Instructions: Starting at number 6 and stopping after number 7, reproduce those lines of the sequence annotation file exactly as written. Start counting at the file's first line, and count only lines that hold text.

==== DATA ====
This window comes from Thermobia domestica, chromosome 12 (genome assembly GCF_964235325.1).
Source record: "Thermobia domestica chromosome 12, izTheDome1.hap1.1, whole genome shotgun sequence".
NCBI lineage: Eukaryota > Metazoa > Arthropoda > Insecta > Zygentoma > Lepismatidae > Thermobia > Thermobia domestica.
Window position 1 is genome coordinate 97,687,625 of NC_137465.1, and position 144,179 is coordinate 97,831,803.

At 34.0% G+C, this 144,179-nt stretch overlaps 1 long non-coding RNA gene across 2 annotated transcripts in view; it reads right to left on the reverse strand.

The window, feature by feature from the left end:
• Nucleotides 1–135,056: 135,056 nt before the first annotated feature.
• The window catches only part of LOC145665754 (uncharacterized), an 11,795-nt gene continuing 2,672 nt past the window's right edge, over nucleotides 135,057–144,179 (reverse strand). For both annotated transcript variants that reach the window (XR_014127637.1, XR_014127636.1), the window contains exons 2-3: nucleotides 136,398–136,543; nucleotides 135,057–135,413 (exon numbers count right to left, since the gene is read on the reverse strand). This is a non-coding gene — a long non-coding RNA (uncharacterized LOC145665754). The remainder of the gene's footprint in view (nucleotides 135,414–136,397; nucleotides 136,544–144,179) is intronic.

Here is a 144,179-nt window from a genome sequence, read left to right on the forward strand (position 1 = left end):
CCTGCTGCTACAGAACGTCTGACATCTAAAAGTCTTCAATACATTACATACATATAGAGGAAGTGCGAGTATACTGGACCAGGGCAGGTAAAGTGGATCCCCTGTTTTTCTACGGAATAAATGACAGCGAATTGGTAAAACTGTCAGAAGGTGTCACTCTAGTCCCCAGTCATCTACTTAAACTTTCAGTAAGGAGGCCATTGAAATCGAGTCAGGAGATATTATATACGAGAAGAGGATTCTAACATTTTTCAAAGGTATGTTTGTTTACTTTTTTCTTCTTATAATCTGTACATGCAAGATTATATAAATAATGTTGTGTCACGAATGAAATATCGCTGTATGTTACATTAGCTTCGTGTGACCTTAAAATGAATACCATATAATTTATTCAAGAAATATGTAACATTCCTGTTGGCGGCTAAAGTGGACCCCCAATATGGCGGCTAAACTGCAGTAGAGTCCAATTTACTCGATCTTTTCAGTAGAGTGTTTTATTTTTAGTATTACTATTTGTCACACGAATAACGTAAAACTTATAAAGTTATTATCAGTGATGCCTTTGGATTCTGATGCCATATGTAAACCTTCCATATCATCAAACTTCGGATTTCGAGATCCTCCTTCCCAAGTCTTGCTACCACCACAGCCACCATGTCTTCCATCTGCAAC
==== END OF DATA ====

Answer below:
The window, feature by feature from the left end:
• Nucleotides 1–135,056: 135,056 nt before the first annotated feature.